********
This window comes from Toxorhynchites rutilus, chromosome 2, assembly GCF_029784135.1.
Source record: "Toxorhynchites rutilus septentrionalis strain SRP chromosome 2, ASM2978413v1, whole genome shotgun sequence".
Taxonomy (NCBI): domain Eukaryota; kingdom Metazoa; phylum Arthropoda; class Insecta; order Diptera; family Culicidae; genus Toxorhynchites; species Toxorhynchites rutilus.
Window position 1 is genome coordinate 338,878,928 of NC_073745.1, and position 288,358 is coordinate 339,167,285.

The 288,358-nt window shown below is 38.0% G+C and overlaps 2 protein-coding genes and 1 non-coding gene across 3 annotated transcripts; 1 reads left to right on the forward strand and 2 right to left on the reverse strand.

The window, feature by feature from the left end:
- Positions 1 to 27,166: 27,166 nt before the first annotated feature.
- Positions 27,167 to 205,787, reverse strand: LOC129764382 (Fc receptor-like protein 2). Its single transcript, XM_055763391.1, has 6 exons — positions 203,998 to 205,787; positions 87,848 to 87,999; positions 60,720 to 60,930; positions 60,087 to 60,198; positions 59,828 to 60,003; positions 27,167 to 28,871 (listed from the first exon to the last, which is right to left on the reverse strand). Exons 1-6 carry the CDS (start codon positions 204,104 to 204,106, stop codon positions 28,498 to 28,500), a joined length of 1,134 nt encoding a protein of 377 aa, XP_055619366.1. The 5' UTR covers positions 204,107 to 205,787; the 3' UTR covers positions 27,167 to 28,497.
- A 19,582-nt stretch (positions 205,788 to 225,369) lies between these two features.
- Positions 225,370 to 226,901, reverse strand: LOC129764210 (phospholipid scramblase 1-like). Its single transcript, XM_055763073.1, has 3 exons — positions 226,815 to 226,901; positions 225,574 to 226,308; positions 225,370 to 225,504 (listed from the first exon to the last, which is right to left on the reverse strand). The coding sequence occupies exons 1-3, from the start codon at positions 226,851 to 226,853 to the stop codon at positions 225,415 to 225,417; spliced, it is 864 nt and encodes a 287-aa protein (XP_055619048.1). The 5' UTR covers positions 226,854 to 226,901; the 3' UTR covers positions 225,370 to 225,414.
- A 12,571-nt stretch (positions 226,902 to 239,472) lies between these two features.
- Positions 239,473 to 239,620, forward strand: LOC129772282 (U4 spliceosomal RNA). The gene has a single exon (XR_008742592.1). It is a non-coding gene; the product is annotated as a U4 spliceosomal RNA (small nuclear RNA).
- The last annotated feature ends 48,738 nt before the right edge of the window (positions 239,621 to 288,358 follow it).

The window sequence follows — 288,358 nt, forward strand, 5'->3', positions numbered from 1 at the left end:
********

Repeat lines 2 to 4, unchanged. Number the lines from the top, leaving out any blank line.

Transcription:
Source record: "Toxorhynchites rutilus septentrionalis strain SRP chromosome 2, ASM2978413v1, whole genome shotgun sequence".
Taxonomy (NCBI): domain Eukaryota; kingdom Metazoa; phylum Arthropoda; class Insecta; order Diptera; family Culicidae; genus Toxorhynchites; species Toxorhynchites rutilus.
Window position 1 is genome coordinate 338,878,928 of NC_073745.1, and position 288,358 is coordinate 339,167,285.